Univision Anchor Admonishes Obama

By Jerry Kammer and Jerry Kammer on March 3, 2009

Jorge Ramos, the Univision television news anchor named by Time Magazine as one of the nation's 25 most influential Hispanics, has become a fervent advocate of "comprehensive immigration reform" and the sweeping legalization it would offer to the nation's population of illegal immigrants. His news program reports almost every night on the fight for legalization. Those reports seldom give voice to those concerned about the negative effects that massive illegal immigration has on legal immigrants or on the country as a whole. Those who want to limit immigration or enforce immigration laws are routinely labeled as "anti-immigrant."

As he demonstrates in a column in today's edition of Mexico's respected Reforma newspaper, Ramos thinks the U.S. government should make no distinction between immigrants illegally in the U.S. and those who followed U.S. laws. He wants protection for all those who enter the country, legally or not. He calls on President Obama to put an immediate stop to the worksite raids that enforce U.S. immigration law by arresting illegals.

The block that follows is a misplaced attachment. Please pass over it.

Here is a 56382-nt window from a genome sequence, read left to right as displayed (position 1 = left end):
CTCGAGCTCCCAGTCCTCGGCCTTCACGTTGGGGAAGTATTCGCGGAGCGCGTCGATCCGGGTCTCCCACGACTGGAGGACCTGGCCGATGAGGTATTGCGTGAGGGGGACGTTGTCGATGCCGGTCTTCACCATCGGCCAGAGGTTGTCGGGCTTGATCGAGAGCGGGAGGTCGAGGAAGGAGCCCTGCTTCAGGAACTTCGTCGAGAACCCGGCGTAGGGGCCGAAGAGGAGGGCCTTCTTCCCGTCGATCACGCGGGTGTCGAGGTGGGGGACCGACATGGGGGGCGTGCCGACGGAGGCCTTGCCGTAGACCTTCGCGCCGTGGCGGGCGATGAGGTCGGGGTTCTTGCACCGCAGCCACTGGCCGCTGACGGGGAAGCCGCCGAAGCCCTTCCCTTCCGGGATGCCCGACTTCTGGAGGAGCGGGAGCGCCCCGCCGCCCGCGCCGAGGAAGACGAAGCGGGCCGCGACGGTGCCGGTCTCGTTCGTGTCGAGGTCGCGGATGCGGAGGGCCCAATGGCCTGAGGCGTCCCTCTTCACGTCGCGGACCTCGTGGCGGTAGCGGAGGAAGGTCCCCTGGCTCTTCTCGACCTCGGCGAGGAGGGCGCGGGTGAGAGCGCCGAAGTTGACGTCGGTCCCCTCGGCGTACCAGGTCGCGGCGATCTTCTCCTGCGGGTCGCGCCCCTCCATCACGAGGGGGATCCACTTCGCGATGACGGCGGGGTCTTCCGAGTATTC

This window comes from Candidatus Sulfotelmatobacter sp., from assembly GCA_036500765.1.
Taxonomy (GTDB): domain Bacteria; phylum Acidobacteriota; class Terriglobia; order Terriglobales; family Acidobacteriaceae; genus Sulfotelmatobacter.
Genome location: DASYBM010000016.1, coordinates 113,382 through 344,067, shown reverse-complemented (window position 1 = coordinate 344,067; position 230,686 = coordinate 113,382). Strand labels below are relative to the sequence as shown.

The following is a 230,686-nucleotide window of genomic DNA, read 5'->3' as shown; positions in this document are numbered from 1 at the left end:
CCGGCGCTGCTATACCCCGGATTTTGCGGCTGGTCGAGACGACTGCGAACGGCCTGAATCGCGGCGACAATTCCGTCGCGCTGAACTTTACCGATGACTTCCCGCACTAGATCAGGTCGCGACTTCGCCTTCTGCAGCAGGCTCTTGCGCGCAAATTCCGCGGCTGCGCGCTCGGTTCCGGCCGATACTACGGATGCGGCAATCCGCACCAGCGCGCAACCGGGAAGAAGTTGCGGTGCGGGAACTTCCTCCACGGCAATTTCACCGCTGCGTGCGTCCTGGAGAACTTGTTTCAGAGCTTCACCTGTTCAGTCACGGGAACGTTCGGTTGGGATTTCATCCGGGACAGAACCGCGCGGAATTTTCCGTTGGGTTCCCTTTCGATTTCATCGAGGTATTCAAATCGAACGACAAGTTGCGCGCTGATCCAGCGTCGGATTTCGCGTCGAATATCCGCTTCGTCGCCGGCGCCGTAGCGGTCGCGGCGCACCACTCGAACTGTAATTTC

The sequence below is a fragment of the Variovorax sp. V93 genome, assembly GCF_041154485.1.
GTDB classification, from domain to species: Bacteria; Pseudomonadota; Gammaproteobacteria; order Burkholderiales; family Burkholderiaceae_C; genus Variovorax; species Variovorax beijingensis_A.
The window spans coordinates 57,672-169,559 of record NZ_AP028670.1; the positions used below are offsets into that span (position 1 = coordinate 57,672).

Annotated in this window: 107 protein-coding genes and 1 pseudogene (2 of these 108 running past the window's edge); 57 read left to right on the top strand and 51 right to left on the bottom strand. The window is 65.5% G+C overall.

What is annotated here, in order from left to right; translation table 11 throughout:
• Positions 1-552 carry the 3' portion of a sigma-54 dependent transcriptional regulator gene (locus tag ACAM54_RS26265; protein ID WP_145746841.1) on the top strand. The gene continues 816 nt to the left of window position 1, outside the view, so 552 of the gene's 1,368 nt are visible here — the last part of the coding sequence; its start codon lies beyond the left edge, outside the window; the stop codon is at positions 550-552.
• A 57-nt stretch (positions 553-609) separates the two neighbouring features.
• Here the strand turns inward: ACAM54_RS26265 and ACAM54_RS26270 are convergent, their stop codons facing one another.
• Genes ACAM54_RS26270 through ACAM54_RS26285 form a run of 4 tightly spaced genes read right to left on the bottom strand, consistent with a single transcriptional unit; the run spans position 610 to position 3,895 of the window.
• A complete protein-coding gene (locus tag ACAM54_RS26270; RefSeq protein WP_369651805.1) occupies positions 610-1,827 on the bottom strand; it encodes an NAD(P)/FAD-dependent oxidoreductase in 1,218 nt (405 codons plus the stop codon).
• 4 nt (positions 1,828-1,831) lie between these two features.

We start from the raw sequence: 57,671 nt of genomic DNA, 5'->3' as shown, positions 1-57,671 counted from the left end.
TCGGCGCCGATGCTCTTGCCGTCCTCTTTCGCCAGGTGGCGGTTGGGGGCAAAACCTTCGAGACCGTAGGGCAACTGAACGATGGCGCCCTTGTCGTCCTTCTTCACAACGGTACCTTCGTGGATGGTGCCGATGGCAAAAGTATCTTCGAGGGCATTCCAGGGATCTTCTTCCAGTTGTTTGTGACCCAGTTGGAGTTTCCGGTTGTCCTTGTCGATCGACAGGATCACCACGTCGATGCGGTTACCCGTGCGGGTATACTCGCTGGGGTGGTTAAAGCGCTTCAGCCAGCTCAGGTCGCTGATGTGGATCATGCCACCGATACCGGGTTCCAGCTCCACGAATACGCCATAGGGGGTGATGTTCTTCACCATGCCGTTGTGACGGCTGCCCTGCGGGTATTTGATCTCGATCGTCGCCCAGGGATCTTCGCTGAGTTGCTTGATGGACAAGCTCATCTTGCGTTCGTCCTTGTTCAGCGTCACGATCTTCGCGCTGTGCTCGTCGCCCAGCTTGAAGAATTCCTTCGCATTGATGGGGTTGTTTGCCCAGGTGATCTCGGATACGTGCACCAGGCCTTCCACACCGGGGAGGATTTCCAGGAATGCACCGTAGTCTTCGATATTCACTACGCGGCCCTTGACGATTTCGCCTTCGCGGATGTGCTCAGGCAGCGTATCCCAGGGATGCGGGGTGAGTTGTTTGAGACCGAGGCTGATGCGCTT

Writes the Mexico-born Ramos (the translation from Spanish is mine): "Barack Obama is the son of an immigrant from Kenya. The governor of Louisiana, Piyush 'Bobby' Jindal -- who gave the Republican response to Obama's speech to Congress -- is the son of immigrants from India. The United States looks increasingly like these two. And therefore, in honor of the generous tradition of the United States with the immigrants, Obama cannot turn his back to the foreigners who arrived after his father."

Ramos continues with the observation that "there is nothing more brutal than when a family is seprated by force." He calls on Obama to be "congruent" with the promises of his campaign, when he lamented the separation of families caused by the raids:

"The greatness of a country is measured not by its treatment of the richest, but by the way in which it cares for the most poor and weak. They are the children of the undocumented. And they expect just one thing: that they not be separated from their parents."